It Wouldn’t Sell Today

I came across this prayer book my husband Tom’s parents gave him at Confirmation many years ago. Tom had underlined several of the lines in the prayers in key places. These are the old ways, the simple, non-flashy truths of Christianity. These kinds of prayer books wouldn’t sell well today.  Publishers know  the evangelical  public isn’t looking for this kind of thing. But the state of churches and what passes for Christianity in general is a sad reflection of that.

8 thoughts on “It Wouldn’t Sell Today

  1. Lorrie says:

    I love this!! I took a photo of your photo, as a reminder of how to behave! 🙂 What is the name of the book?

  2. Ingrid says:

    Hi Lorrie, it’s called My Prayer Book, published by Concordia Publishing House in St. Louis. copyright 1957. I just did a search with that title and copyright date and several used copies came up very inexpensively. It really has beautiful things in it. Here’s a little blurb from the Preface:

    “The effectual fervent prayer of a righteous man” that “availeth much” is more than a striking sentence of a beautifully phrased paragraph. Faith in God, to whom we pray, is more important than the wording of the prayer. “Let him ask in faith, nothing wavering. For he that wavereth is like a wave of the sea driven with the wind and tossed. For let not that man think that he shall receive anything of the Lord” James 1:6,7)

    “Words, however, give expression to what is in our hearts…”

    In adding My Prayer Book to the abundance of devotional and prayer books published in recent years, it is our hope not only to have provided acceptable, prepared prayers, but also to have offered suitable prayer patters to aid those who do not seem to know how to give expression to what is in their hearts as they face the problems and temptations, the joys and sorrows, the successes and disappointments of life.

    It concludes, “Let us therefore come boldly unto the Throne of Grace, that we may obtain mercy and find grace to help in time of need.” (Hebrews 4:16.)

  3. Denise says:

    Ingrid, I have that exact same prayer book from Concordia copyright 1957! My father used it faithfully along with a similar book called the Lutheran Book of Prayer, published by Concordia in 1941. I turned to page 163, and there’s the passage you underlined. Prayers coming from a place of humility. Dad was not articulate, but he was a faithful Bible reader and these prayer books were a great help to him. I’ve heard some fundamental pastors mock those who use prayer books, stating that if you had any faith, you wouldn’t need a prayer book. Still trying to come out from under that type of teaching. Thank you for sharing this! My heart leaped when I saw this post!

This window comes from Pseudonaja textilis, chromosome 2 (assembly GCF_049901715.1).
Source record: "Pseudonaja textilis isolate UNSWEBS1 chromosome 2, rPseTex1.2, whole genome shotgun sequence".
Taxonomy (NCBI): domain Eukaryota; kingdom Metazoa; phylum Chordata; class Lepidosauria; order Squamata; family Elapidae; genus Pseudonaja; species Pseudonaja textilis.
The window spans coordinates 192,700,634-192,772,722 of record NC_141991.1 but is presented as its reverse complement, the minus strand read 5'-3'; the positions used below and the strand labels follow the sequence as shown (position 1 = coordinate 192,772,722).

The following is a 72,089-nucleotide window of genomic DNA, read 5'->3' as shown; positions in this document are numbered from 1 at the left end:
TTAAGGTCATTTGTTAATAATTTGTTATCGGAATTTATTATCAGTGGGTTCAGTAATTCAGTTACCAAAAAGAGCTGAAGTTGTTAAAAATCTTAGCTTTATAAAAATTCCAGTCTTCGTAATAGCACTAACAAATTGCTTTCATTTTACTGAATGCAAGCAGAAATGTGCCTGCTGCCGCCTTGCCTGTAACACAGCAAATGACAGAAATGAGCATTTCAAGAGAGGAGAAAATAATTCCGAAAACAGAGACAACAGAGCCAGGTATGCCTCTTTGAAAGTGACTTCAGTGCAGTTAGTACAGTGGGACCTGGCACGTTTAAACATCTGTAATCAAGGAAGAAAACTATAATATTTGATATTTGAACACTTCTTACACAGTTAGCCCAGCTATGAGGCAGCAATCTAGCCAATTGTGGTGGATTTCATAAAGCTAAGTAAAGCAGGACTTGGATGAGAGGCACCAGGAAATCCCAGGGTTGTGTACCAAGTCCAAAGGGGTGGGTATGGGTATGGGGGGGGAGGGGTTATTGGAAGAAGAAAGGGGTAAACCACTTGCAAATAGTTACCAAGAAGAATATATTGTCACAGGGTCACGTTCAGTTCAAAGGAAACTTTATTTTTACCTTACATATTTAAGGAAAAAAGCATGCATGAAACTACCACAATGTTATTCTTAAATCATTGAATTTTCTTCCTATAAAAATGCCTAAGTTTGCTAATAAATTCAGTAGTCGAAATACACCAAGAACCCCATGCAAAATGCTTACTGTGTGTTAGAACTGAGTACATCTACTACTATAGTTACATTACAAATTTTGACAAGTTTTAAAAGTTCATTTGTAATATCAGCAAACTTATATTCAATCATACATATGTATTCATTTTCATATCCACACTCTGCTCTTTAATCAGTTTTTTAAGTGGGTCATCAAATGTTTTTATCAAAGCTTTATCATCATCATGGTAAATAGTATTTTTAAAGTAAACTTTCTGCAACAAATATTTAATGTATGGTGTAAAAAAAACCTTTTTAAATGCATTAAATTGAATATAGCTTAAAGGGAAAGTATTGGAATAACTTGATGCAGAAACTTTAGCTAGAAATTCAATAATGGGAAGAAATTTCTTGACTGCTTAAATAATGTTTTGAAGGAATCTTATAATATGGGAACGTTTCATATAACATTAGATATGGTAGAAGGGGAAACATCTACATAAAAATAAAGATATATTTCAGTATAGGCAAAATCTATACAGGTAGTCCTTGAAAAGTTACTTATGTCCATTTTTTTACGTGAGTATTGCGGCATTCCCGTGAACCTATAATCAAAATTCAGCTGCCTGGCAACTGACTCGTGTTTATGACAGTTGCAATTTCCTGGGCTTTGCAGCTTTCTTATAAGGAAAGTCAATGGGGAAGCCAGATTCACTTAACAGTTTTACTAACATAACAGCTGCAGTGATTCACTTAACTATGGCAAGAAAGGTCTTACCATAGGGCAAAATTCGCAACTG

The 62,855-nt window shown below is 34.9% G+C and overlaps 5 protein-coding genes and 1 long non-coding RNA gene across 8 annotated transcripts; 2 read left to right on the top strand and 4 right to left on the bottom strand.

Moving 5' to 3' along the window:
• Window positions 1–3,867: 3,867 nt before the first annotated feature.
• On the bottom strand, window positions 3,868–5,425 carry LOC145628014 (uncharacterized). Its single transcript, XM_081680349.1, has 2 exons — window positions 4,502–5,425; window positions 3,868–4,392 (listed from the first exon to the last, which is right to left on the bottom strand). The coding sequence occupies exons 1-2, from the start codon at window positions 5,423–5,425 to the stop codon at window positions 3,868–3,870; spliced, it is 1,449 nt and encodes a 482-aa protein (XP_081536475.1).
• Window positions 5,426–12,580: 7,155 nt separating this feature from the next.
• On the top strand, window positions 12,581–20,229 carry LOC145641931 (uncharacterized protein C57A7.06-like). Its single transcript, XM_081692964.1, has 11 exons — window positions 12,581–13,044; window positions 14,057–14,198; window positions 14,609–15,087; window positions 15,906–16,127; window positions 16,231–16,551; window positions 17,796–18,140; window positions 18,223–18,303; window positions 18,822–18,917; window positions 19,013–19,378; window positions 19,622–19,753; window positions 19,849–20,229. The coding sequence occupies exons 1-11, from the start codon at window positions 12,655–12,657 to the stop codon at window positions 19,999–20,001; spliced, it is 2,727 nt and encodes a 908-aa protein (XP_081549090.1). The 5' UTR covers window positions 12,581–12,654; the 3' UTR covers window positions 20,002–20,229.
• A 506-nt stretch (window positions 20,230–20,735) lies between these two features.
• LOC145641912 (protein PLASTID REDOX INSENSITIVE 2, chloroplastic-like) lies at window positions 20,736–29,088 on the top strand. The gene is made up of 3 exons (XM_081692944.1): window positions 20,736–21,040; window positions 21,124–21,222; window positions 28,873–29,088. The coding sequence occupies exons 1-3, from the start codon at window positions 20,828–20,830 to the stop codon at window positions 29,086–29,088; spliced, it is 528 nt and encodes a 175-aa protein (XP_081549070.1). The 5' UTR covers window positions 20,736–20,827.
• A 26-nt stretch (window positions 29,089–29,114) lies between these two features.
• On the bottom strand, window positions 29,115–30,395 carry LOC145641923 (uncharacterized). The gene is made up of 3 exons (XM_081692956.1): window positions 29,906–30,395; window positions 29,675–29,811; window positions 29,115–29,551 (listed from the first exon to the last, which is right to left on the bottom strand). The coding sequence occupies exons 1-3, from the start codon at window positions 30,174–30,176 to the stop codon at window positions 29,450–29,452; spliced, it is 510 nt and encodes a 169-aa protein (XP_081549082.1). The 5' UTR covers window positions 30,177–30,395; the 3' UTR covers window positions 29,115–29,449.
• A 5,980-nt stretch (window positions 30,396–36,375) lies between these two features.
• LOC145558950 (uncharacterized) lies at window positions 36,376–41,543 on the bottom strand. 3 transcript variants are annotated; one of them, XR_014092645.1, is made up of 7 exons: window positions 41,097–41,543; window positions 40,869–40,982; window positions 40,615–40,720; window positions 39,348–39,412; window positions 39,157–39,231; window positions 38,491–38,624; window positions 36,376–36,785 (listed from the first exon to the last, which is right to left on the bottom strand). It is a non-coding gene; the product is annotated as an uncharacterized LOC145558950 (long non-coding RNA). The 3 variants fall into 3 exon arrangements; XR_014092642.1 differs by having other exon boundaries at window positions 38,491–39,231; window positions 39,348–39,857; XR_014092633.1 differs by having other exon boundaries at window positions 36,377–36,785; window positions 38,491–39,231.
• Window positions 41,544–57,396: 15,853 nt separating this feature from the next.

4. Ingrid says:

    Denise, that is wonderful! Also, if you can do a search on Johann Habermann – a German Lutheran pastor from the 16th Century, Reformation era. He wrote a book of beautiful prayers, morning and evening prayers for each day of the week, among others. I have a little black book with that title someone gave me. But I’m sure a search on Morning and Evening Prayers by Johann Habermann would find something. Here is one such prayer he wrote. Prayer of a school child. Just thorough, biblical always. Drenched in the Scriptures. (As for any “pastor” mocking prayers such as these that are in writing, I would question whether they have ever met the Jesus of Scripture.)

    https://deovivendiperchristum.wordpress.com/2013/11/09/johann-habermann-1516-1590-prayer-of-a-school-child-for-the-holy-spirit/

  5. Denise says:

    Thanks for sharing that link. A lovely prayer. I will read more about him and look for more writings. These are the worshipful things I remember growing up in the Lutheran church. Several Baptist pastors I know have made fun of those who use prayer books. Their argument is that if you’re really saved, you don’t need someone else’s words. Why does it have to be one or the other? As long as the words don’t contradict scripture, and are prayed with a humble spirit, God knows what we’re saying. If we’re not careful, pride can creep into our prayer life and we’ll be praying within ourselves to ourselves. Thanks again for sharing this precious book.

  6. Beverley says:

    Thank you for posting this Ingrid. When Christ saved me I also encountered many church leaders who frowned upon ‘prayer books’ and yet as the years have passed I find myself finding such comfort in them.

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